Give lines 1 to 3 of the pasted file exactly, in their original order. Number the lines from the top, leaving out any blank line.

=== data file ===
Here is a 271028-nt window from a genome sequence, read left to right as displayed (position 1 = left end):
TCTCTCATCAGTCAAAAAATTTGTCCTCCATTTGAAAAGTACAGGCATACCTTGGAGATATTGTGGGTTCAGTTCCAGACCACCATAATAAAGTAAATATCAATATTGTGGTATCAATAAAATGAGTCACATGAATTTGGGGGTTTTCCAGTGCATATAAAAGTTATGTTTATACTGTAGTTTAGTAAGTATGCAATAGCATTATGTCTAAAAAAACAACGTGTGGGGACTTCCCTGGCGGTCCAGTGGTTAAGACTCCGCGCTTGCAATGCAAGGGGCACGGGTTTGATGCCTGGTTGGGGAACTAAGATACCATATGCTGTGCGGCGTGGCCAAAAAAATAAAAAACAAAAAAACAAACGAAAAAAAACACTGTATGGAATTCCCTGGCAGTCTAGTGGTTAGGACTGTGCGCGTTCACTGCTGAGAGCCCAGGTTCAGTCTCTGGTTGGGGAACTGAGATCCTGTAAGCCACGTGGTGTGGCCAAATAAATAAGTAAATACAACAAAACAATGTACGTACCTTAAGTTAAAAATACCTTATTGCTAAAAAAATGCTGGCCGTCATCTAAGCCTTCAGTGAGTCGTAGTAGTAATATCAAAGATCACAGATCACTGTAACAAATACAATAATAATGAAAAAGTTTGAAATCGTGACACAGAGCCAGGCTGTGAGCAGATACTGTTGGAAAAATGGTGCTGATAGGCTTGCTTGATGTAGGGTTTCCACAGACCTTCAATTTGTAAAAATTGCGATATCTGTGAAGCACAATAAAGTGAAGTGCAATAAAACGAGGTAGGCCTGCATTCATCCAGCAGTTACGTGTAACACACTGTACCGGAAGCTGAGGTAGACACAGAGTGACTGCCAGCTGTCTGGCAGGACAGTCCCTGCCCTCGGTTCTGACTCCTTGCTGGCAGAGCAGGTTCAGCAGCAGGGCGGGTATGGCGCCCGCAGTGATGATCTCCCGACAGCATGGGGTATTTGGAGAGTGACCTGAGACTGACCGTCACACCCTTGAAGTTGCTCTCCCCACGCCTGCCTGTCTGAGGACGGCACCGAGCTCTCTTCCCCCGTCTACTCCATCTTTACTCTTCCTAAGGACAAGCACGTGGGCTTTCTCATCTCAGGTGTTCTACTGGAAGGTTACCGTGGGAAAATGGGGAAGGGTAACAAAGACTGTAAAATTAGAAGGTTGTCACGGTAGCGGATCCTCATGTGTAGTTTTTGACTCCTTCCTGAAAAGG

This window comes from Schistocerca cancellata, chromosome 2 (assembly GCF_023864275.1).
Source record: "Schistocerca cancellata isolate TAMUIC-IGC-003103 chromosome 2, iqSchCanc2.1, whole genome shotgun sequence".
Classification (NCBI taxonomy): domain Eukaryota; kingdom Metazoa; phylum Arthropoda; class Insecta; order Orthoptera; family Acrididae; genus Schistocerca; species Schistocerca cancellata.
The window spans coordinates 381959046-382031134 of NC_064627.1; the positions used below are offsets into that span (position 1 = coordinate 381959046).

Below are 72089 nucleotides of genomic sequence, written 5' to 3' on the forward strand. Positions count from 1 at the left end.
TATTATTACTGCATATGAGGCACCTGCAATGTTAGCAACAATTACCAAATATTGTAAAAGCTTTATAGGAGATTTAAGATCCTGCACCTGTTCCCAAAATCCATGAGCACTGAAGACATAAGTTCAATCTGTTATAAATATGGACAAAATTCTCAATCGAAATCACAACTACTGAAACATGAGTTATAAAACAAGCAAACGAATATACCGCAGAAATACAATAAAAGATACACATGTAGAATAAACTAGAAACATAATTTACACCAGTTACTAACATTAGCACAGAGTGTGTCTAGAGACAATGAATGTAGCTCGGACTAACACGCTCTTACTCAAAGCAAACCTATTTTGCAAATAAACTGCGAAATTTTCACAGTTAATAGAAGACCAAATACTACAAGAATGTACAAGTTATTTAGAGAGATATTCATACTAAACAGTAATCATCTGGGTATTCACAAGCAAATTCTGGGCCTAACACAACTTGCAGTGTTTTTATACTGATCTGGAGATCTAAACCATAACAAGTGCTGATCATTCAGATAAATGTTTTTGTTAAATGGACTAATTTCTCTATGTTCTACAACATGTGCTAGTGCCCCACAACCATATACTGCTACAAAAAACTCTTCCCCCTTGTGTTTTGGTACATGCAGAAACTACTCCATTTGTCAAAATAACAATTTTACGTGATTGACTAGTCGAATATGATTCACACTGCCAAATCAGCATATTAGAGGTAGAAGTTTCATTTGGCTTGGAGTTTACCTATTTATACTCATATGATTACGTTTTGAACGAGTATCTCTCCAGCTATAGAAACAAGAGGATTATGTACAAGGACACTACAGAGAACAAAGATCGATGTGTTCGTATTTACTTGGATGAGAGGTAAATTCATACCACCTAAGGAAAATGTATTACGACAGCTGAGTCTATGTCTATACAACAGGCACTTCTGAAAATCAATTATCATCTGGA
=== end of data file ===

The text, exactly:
Here is a 271028-nt window from a genome sequence, read left to right as displayed (position 1 = left end):
TCTCTCATCAGTCAAAAAATTTGTCCTCCATTTGAAAAGTACAGGCATACCTTGGAGATATTGTGGGTTCAGTTCCAGACCACCATAATAAAGTAAATATCAATATTGTGGTATCAATAAAATGAGTCACATGAATTTGGGGGTTTTCCAGTGCATATAAAAGTTATGTTTATACTGTAGTTTAGTAAGTATGCAATAGCATTATGTCTAAAAAAACAACGTGTGGGGACTTCCCTGGCGGTCCAGTGGTTAAGACTCCGCGCTTGCAATGCAAGGGGCACGGGTTTGATGCCTGGTTGGGGAACTAAGATACCATATGCTGTGCGGCGTGGCCAAAAAAATAAAAAACAAAAAAACAAACGAAAAAAAACACTGTATGGAATTCCCTGGCAGTCTAGTGGTTAGGACTGTGCGCGTTCACTGCTGAGAGCCCAGGTTCAGTCTCTGGTTGGGGAACTGAGATCCTGTAAGCCACGTGGTGTGGCCAAATAAATAAGTAAATACAACAAAACAATGTACGTACCTTAAGTTAAAAATACCTTATTGCTAAAAAAATGCTGGCCGTCATCTAAGCCTTCAGTGAGTCGTAGTAGTAATATCAAAGATCACAGATCACTGTAACAAATACAATAATAATGAAAAAGTTTGAAATCGTGACACAGAGCCAGGCTGTGAGCAGATACTGTTGGAAAAATGGTGCTGATAGGCTTGCTTGATGTAGGGTTTCCACAGACCTTCAATTTGTAAAAATTGCGATATCTGTGAAGCACAATAAAGTGAAGTGCAATAAAACGAGGTAGGCCTGCATTCATCCAGCAGTTACGTGTAACACACTGTACCGGAAGCTGAGGTAGACACAGAGTGACTGCCAGCTGTCTGGCAGGACAGTCCCTGCCCTCGGTTCTGACTCCTTGCTGGCAGAGCAGGTTCAGCAGCAGGGCGGGTATGGCGCCCGCAGTGATGATCTCCCGACAGCATGGGGTATTTGGAGAGTGACCTGAGACTGACCGTCACACCCTTGAAGTTGCTCTCCCCACGCCTGCCTGTCTGAGGACGGCACCGAGCTCTCTTCCCCCGTCTACTCCATCTTTACTCTTCCTAAGGACAAGCACGTGGGCTTTCTCATCTCAGGTGTTCTACTGGAAGGTTACCGTGGGAAAATGGGGAAGGGTAACAAAGACTGTAAAATTAGAAGGTTGTCACGGTAGCGGATCCTCATGTGTAGTTTTTGACTCCTTCCTGAAAAGG

This window comes from Schistocerca cancellata, chromosome 2 (assembly GCF_023864275.1).